31 October 2014

NOTICE: New Archive dedicated to the Life and Works of Professor Sir Neil MacCormick


Exciting News from Queen Mary University of London:

QMUL publishes archive dedicated to life and works of Professor Sir Neil MacCormick

Researchers at Queen Mary University of London have published a digital archive dedicated to the life and works of Professor Sir Neil MacCormick (1941-2009), one of the twentieth century’s most important jurists.

The archive is funded by a Leverhulme research fellowship, and includes very rare audio recordings and video footage of MacCormick’s lectures and interviews. The project is authored and led by Dr Maksymilian Del Mar, Senior Lecturer in Law and Philosophy at Queen Mary University of London.


According to Dr Del Mar, the archive serves as “a valuable educational resource and a historical account of an extraordinary life in public service.”

“MacCormick was an intellectual giant. His contribution to law, politics, and constitutional affairs had a profound and lasting effect on public life in Scotland, the UK and the EU,” said Dr Del Mar.

In addition to MacCormick’s role as a jurist, he had a significant impact on Scottish politics and identity. Described as “the Scottish National Party’s greatest intellectual”, MacCormick was the principal author of the SNP’s Draft Constitution for an Independent Scotland; adopted in 1977, amended in 1991 and officially released in 2002.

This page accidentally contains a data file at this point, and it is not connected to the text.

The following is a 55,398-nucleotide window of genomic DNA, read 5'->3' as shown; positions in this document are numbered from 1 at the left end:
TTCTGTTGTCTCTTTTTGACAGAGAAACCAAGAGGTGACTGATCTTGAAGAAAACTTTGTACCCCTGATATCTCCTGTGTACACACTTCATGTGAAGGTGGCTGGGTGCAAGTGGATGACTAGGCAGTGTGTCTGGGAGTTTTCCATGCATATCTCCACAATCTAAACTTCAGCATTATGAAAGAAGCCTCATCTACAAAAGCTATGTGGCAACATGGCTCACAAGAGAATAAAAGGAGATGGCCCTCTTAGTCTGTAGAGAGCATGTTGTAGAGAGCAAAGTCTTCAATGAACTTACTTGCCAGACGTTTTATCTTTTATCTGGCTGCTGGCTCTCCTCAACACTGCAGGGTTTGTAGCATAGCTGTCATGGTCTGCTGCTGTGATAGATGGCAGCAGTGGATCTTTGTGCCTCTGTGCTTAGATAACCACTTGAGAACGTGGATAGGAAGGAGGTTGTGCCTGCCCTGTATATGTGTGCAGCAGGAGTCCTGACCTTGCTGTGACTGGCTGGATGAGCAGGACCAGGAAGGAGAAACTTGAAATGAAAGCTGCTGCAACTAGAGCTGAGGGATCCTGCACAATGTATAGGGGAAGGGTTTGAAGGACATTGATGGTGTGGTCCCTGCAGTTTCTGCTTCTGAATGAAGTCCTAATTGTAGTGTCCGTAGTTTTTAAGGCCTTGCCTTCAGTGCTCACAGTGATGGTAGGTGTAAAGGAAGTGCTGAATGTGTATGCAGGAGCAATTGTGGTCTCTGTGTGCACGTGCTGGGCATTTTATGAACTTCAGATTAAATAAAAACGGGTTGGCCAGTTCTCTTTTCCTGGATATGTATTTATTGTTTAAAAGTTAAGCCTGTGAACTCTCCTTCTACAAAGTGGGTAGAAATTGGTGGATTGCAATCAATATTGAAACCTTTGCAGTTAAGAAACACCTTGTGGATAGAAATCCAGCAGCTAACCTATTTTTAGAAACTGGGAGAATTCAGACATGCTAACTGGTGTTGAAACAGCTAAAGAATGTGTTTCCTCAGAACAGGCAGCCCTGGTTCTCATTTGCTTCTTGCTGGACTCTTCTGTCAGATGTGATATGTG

He also made a considerable contribution to European politics, having served as a Member of the European Parliament (1999-2004), including as an Alternate Member of the Convention on the Future of Europe (2002-03).

In legal affairs, MacCormick made vital contributions to a wide variety of key topics, including legal reasoning, the relationship between law and power, liberalism and nationalism, and constitutional theory in the United Kingdom and Europe. He did so from the vantage point of the Regius Chair in Public Law and the Law of Nature and Nations at the University of Edinburgh – a post he held for over 36 years.

The archive is presented in chronological order by decade; supported by previously lost or unpublished video and audio material.

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